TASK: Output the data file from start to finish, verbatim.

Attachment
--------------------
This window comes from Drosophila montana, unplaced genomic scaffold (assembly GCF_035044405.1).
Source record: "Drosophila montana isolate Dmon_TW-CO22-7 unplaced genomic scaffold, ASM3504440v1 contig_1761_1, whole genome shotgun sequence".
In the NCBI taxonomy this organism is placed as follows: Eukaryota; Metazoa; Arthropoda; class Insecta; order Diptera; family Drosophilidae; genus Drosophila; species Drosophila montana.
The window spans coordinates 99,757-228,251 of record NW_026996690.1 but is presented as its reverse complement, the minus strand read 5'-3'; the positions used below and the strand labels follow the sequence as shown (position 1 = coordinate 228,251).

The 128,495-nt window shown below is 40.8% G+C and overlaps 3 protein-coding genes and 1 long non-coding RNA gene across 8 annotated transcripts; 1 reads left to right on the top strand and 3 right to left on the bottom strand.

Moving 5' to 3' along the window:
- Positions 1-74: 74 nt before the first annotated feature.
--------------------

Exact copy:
This window comes from Drosophila montana, unplaced genomic scaffold (assembly GCF_035044405.1).
Source record: "Drosophila montana isolate Dmon_TW-CO22-7 unplaced genomic scaffold, ASM3504440v1 contig_1761_1, whole genome shotgun sequence".
In the NCBI taxonomy this organism is placed as follows: Eukaryota; Metazoa; Arthropoda; class Insecta; order Diptera; family Drosophilidae; genus Drosophila; species Drosophila montana.
The window spans coordinates 99,757-228,251 of record NW_026996690.1 but is presented as its reverse complement, the minus strand read 5'-3'; the positions used below and the strand labels follow the sequence as shown (position 1 = coordinate 228,251).

The 128,495-nt window shown below is 40.8% G+C and overlaps 3 protein-coding genes and 1 long non-coding RNA gene across 8 annotated transcripts; 1 reads left to right on the top strand and 3 right to left on the bottom strand.

Moving 5' to 3' along the window:
- Positions 1-74: 74 nt before the first annotated feature.